He moved to Hawaii with his wife in 2008. An acquaintance asked him to speak at the law school about professional responsibility. Lawson eventually parlayed that into a position with the Hawaii Innocence Project as an office manager and then as a faculty instructor.

Just last year he was selected by the graduating law students to give the 2014 commencement address.

“He is very much a fighter and a champion for the underdog,” Kawakami said. “The students just react to him so well. They really, really like him. He brings a great amount of credibility because he’s been there. He’s done the big cases. He’s done the work. But he’s also been on the other side of it.”

She said Lawson exemplifies the fallibility of being human, and shows just how important it is not to turn your back on someone.

Ronette Kawakami brings decades of experience as a public defender to the Hawaii Innocence Project.

Ronette Kawakami brings decades of experience as a public defender to the Hawaii Innocence Project.

University of Hawaii

The message seems to be resonating at the law school. The Hawaii Innocence Project has more students enrolled in its class than at any other time since the program was launched. There’s even a waiting list.

Justine Chmielewski, a third-year law student from Kauai, wants to work in criminal defense after graduation. She just started her second stint with the Hawaii Innocence Project and says there’s a sense of urgency among the students that wasn’t felt in previous years.

Chmielewski attributes much of the renewed energy to Lawson, who has picked two high-profile murder cases for the students to work on this semester. The work has been so consuming, she said, that she finds herself neglecting other classes.

“He believes in us,” she said. “It empowers the students and makes the students feel like they’re making a difference.”

In addition to Cordeiro, the students have been asked to dig into the conviction of Taryn Christian, a Maui man who was found guilty of killing Vilmar Cabaccang in 1995. Christian, like Cordeiro, has claimed innocence for nearly 20 years.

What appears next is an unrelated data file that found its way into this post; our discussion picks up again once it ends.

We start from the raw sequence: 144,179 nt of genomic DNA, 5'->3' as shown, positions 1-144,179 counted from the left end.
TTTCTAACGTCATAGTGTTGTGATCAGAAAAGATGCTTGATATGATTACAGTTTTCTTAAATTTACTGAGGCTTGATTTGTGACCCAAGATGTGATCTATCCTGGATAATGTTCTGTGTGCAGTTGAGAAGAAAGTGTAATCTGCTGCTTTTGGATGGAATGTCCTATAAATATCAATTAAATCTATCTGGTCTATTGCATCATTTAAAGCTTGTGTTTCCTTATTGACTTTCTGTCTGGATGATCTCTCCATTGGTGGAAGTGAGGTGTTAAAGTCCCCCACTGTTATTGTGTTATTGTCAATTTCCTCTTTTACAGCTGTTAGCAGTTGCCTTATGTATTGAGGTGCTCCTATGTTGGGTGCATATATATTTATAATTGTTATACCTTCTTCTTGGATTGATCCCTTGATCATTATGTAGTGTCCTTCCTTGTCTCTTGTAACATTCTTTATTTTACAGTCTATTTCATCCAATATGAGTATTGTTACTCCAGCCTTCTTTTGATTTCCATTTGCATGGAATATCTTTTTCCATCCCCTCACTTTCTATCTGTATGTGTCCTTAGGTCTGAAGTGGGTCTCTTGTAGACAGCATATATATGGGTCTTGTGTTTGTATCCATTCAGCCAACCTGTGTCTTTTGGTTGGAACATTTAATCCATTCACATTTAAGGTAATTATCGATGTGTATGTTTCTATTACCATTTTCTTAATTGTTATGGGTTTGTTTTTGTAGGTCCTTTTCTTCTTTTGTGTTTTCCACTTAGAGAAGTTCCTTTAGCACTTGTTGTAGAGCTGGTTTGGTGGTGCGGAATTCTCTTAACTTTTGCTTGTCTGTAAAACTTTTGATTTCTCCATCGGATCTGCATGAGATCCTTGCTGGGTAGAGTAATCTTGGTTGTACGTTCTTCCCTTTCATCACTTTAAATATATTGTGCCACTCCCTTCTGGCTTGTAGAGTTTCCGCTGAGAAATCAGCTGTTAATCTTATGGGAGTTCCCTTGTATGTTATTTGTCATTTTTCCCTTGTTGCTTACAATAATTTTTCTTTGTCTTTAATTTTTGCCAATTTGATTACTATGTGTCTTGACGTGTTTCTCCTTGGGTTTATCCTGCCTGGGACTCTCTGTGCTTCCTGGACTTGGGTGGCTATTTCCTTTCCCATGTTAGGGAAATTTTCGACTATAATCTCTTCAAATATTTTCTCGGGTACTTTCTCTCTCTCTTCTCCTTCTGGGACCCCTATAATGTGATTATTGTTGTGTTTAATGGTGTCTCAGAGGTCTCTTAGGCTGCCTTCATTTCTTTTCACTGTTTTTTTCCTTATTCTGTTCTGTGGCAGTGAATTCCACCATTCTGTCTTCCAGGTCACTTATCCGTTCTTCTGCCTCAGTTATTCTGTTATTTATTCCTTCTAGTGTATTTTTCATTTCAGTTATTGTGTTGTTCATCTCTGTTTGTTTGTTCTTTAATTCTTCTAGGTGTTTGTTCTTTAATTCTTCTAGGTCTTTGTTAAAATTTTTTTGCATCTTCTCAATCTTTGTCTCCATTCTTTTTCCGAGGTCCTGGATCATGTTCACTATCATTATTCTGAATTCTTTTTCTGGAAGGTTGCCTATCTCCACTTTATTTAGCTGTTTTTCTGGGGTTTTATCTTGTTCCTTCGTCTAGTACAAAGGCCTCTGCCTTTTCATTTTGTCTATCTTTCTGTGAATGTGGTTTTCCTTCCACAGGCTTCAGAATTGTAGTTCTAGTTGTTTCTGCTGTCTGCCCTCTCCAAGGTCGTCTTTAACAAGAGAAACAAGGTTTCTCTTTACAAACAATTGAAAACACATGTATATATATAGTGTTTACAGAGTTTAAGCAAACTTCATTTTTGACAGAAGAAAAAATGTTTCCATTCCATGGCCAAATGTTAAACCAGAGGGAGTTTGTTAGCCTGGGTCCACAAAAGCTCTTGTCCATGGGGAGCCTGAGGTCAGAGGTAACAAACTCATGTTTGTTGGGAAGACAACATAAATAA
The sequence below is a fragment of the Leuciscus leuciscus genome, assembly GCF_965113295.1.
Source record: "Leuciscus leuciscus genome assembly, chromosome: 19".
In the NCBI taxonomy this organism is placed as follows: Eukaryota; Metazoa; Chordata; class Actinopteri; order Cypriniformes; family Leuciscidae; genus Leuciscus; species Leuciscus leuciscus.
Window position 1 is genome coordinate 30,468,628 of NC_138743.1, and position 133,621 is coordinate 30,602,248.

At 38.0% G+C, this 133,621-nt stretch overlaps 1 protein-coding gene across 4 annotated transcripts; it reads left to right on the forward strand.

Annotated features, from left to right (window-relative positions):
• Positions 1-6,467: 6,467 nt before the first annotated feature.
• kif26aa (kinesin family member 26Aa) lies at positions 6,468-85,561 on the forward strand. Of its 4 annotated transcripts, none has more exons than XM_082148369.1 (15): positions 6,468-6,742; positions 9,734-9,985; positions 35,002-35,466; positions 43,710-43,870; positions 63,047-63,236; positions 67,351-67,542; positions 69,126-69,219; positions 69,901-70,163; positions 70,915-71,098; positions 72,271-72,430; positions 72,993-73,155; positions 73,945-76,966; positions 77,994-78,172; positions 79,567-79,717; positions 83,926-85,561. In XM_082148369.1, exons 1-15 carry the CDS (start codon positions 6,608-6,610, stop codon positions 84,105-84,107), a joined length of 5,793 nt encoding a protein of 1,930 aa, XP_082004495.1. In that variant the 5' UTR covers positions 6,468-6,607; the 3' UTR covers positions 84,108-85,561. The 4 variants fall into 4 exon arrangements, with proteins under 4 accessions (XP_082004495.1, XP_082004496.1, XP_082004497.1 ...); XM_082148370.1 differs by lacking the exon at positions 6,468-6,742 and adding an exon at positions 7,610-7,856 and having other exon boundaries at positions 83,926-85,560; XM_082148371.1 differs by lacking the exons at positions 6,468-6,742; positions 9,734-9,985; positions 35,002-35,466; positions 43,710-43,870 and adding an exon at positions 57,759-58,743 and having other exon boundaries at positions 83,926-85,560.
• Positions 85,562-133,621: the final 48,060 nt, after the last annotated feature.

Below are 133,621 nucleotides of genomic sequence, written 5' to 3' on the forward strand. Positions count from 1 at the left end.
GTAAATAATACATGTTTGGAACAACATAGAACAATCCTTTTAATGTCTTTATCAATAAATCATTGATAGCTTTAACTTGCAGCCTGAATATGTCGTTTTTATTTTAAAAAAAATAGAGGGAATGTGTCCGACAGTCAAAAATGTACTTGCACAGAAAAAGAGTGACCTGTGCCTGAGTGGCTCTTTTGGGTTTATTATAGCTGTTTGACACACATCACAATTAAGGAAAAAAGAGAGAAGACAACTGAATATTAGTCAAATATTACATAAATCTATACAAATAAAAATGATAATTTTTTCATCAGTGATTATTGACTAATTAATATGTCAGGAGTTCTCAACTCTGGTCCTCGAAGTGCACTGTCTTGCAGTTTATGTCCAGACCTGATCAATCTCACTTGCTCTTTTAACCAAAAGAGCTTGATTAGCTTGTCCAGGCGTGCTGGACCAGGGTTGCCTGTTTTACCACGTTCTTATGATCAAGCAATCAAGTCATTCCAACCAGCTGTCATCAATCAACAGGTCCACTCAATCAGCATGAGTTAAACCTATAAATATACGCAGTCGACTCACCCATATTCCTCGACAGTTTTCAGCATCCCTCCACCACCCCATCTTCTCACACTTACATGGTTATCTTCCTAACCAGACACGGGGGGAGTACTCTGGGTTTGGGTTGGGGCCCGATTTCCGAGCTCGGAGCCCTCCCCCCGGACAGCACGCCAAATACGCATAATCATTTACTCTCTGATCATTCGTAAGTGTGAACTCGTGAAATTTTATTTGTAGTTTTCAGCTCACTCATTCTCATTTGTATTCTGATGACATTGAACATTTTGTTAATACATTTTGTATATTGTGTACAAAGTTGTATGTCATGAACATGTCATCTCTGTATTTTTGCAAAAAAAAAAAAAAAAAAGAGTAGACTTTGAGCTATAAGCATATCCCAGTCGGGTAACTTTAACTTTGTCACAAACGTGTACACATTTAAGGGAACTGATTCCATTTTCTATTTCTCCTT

Dozens of Applications Each Year

It’s impossible to know how many people who were convicted in Hawaii courts are sitting behind bars for crimes they didn’t commit.

The Hawaii Innocence Project receives dozens of applications each year from inmates and family members claiming their innocence. A case will only be considered, however, if the inmate has a credible claim for “factual innocence” and if there’s the potential to find enough evidence to back it up. Those claiming self defense or insanity aren’t considered.

“A lot of people think that innocence projects throughout the nation are defense-oriented, and we’re not, we’re justice-oriented,” Lawson said. “Nobody wants to see anyone in prison for something they didn’t do.”

“Overturning anything is a monster of a mountain to climb.” — Denis Cordeiro, father of a man serving a life sentence

One of the goals for the program this year, Lawson said, is to better inform the community about the Hawaii Innocence Project and its mission. The hope is that it will ultimately convince more people to come forward and bring more cases to light.

On Wednesday, Lawson will moderate a panel at UH on the harmful effects of junk science, which includes everything from faulty hair analysis to flaws in eyewitness identification. The event is in honor of Wrongful Conviction Day, which is today.

He will also bring to the islands Ricky Jackson, the longest serving prisoner in U.S. history to be exonerated of his crime, to talk about his 39 years on death row.

Lawson’s passion remains with teaching his students the nuances of criminal law in a real world setting. And while he can’t practice law himself, he says he can try to instill in them the ability to be compassionate. This is especially important when taking on wrongful conviction cases in which a judge and jury have already decided someone’s guilt.

He said he wants the students to realize that the people they read about in court files aren’t fictional characters. They’re real people who have families and are often living in miserable conditions, possibly for something they didn’t do.

It’s unlikely the government is going to admit it made a mistake, Lawson said. That’s why he also teaches the importance of being resilient, like a fighter.

“Law school doesn’t teach you justice,” Lawson said. “We might teach you what the law is. But justice is a matter of the heart.”